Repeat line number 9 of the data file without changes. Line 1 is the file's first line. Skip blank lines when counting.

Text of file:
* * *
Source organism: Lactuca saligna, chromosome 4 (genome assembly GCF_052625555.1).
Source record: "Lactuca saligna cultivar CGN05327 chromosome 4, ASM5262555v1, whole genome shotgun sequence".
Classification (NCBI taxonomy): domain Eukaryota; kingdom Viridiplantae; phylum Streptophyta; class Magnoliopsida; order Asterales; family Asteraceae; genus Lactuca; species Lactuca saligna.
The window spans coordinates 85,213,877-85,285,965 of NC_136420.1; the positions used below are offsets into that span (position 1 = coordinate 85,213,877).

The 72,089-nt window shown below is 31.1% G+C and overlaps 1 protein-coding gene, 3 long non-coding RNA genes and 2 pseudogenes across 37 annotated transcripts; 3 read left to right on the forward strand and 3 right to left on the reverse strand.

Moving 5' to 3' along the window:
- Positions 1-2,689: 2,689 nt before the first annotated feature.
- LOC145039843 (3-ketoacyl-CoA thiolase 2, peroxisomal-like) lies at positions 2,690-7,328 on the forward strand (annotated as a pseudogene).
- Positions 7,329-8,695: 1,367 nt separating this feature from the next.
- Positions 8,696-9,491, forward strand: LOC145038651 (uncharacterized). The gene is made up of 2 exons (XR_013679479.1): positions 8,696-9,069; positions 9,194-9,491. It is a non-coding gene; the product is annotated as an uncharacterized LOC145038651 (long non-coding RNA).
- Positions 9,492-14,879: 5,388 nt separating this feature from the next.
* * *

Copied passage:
- Positions 7,329-8,695: 1,367 nt separating this feature from the next.